In reply to jhw: I think water ice without lots of snow is not generally the norm. Of course it can happen, but for obvious reasons isn't the norm. From ice.solo's pictures and others that I've seen the venues in Western (?) China seemed VERY un-snowy but lots of ice. Pictures suggest that some of the US dessert areas have minimal snowpack and great looking ice routes - but they could be horribly remote? That's just going on pics/videos I've seen.

Snowshoeing can still be a bit crappy and still very hard work BUT it's very straightforward. If it's snowshoes or no climbing, I know which I'd pick!
matejn - on 16 Nov 2012
In reply If you are looking to go ice climbing in Slovenia I would recomend Kranjska gora region. You don´t need skis nor snowshoes for approaches but you will need a car. All major climbing spots are in radius of 15 km around Kr. Gora( Tamar walley, Prisank area,Krnica walley, Bele vode ).
Nick Harvey - on 16 Nov 2012
In reply to TobyA:> ...BUT it's very straightforward.

Oh, I don't know, I once got my foot stuck for about half an hour. Nearly killed me trying to extract it.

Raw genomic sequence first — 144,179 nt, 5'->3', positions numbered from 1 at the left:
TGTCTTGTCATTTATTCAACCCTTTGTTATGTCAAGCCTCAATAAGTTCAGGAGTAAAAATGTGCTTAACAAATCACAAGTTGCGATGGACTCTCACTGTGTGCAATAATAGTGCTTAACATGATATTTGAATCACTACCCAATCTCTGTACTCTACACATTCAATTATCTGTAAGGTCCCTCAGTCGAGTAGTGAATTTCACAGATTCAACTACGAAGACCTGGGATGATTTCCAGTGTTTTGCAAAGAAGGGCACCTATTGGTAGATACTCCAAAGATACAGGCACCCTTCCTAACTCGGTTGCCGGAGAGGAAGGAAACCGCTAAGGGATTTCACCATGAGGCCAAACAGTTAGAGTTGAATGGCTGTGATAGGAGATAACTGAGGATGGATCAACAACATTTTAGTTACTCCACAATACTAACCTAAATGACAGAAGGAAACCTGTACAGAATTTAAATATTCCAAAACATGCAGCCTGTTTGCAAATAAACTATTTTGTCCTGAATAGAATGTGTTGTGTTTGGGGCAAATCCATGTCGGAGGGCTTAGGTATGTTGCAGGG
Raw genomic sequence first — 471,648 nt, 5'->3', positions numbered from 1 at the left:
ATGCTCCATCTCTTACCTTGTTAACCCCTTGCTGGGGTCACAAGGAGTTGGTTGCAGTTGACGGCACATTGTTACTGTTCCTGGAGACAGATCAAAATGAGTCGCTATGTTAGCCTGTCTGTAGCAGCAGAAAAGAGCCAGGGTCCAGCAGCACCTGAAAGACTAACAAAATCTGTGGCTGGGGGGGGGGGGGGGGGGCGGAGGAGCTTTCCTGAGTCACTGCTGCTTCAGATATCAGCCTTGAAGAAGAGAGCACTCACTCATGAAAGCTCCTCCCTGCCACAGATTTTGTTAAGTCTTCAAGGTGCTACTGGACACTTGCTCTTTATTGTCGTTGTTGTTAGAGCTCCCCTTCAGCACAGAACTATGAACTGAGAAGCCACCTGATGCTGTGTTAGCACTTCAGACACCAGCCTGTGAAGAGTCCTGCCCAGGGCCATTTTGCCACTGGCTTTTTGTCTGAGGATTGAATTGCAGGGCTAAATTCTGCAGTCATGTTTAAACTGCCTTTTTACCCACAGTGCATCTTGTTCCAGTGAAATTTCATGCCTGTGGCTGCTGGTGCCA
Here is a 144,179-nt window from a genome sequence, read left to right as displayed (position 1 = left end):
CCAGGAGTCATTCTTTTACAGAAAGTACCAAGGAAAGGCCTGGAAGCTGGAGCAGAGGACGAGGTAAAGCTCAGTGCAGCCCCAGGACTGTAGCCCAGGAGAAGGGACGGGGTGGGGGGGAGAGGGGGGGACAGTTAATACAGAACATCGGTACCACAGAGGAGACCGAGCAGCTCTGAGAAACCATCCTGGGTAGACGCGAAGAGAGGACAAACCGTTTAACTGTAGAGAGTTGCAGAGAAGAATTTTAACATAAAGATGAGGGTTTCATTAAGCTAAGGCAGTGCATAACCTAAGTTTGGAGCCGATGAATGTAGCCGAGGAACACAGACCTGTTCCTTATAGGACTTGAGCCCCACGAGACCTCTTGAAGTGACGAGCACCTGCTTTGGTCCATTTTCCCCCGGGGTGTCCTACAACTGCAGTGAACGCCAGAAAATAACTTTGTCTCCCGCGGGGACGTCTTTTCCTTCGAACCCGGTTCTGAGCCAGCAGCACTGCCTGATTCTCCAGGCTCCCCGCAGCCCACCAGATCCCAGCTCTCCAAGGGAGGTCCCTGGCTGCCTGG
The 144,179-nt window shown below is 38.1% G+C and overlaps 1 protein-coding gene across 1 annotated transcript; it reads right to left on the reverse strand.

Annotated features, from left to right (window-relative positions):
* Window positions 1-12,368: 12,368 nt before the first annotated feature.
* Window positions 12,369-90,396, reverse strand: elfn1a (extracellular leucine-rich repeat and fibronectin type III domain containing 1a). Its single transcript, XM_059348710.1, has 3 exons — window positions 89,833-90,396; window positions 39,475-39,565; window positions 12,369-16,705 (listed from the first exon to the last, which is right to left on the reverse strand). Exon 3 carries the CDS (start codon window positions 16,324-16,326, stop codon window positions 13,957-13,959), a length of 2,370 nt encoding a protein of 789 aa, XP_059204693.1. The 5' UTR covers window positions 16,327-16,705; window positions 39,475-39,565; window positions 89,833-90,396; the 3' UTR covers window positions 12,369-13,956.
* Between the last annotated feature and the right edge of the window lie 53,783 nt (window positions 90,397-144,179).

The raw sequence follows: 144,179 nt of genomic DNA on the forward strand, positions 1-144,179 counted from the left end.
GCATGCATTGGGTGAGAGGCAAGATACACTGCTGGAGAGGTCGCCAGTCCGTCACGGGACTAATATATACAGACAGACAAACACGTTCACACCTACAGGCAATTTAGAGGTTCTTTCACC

Snowshoeing over boulders is one of the most frustrating things in life, but i guess would be worse in skiis.
Erstwhile on 16 Nov 2012
In reply to Nadir khan:
> (In reply to jhw) get the book '600 best ice climbs in europe' , I have it at home but cant exactly remeber the title but its something like that

"Alpine Ice", Versante Sud

Frank4short - on 16 Nov 2012
In reply to davidoldfart:
> (In reply to jhw) There are routes in the Chamonix area you can do without skis. Anything in the Argentiere glacier basin, or on Mt Blanc de Tacul, or the Chamonix aiguilles. Tons to go at. But snowshoes do make life easier, and these days, are light and easy to carry. Cogne is good for water ice. Again, snowshoes would help, though depending on the conditions, maybe not essential. You can rent snowshoes cheaply.

I'd argue that, unless you're doing something really hard that's going to take a really long time, under normal winter conditions, as opposed to a really lean year, anything in the Argentierre basin would probably take 2.5-3 times as long round trip without skis or snowshoes and still considerably longer than it actually should do using snowshoes for access instead of skis. The Aiguilles wouldn't be much different either. That is of course if the OP doesn't like postholling in fresh snow.

TonyM - on 16 Nov 2012